Phosphorylation of α-Synuclein at T64 Results in Distinct Oligomers and Exerts Toxicity in models of Parkinson's Disease
Matsui H1,2, Ito S3, Matsui H4, Ito J5, Gabdulkhaev R5, Hirose M6, Yamanaka T2, Koyama A7, Kato T8, Tanaka M4, Uemura N9, Matsui N1,2, Hirokawa S10, Yoshihama M11, Shimozawa A12, Kubo SI4,13, Iwasaki K6,14, Hasegawa M12, Takahashi R9, Hirai K4, Kakita A5, Onodera O10.
1Department of Neuroscience of Disease, Center for Transdisciplinary Research, Niigata University.
2Department of Neuroscience of Disease, Brain Research Institute, Niigata University.
3Medical Research Support Center, Graduate School of Medicine, Kyoto University.
4Neuroscience Drug Discovery Unit, Research, Takeda Pharmaceutical Company Limited.
5Department of Pathology, Brain Research Institute, Niigata University.
6Institute for Protein Research, Osaka University.
7Department of Legal Medicine, Niigata University Graduate School of Medical and Dental Science.
8Department of System Pathology for Neurological Disorders, Brain Science Branch, Brain Research Institute, Niigata University.
9Department of Neurology, Kyoto University Graduate School of Medicine, Kyoto University.
10Department of Neurology, Clinical Neuroscience Branch, Brain Research Institute, Niigata University.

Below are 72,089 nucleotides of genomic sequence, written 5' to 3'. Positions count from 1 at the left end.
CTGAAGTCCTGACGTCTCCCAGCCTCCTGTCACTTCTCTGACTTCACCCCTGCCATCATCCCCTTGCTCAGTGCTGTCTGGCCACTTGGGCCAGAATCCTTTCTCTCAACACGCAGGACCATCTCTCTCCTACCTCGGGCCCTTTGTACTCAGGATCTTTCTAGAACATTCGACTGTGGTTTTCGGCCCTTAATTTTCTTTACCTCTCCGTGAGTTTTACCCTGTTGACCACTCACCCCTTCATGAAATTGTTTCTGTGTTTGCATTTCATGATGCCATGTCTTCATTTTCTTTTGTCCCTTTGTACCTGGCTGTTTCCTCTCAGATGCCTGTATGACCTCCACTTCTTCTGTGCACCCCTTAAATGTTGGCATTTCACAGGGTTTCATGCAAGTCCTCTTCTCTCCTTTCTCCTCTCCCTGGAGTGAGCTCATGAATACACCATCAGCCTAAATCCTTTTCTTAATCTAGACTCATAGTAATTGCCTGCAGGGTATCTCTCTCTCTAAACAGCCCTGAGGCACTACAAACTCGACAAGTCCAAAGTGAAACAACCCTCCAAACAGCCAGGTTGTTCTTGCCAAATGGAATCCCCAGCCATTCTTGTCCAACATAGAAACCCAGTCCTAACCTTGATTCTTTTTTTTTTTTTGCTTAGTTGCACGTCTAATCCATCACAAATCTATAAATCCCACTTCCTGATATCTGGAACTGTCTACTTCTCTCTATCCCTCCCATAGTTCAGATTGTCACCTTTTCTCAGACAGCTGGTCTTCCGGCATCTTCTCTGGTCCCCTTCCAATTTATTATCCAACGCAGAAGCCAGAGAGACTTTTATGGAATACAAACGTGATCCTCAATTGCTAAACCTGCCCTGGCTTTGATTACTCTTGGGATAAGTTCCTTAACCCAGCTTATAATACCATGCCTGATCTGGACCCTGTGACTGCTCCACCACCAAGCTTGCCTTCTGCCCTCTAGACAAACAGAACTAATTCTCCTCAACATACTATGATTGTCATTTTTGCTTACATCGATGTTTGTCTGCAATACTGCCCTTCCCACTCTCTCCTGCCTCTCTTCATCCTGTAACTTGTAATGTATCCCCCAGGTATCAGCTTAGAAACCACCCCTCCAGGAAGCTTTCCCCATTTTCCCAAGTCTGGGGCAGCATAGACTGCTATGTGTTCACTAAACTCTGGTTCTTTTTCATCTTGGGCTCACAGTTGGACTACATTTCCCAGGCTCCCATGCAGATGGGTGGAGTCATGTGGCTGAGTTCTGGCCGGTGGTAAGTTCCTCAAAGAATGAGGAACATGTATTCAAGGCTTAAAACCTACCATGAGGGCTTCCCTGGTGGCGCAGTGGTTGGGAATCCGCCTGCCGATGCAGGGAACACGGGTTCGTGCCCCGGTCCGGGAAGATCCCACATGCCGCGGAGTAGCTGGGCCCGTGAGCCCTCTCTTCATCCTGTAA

11Frontier Science Research Center, University of Miyazaki.
12Dementia Research Project, Tokyo Metropolitan Institute of Medical Science.
13Department of Neurology, Parkinson's Disease Center, Eisei Hospital.
14Life Science Center for Survival Dynamics, Tsukuba Advanced Research Alliance, University of Tsukuba.
α-Synuclein accumulates in Lewy bodies, and this accumulation is a pathological hallmark of Parkinson's disease (PD). Previous studies have indicated a causal role of α-synuclein in the pathogenesis of PD. However, the molecular and cellular mechanisms of α-synuclein toxicity remain elusive. Here, we describe a novel phosphorylation site of α-synuclein at T64 and the detailed characteristics of this post-translational modification. T64 phosphorylation was enhanced in both PD models and human PD brains. T64D phosphomimetic mutation led to distinct oligomer formation, and the structure of the oligomer was similar to that of α-synuclein oligomer with A53T mutation. Such phosphomimetic mutation induced mitochondrial dysfunction, lysosomal disorder, and cell death in cells and neurodegeneration in vivo, indicating a pathogenic role of α-synuclein phosphorylation at T64 in PD.
*Reprinted under a CC BY NC ND 4.0 license.
Neuroscience of Disease -Matsui Lab, Neurology, Pathology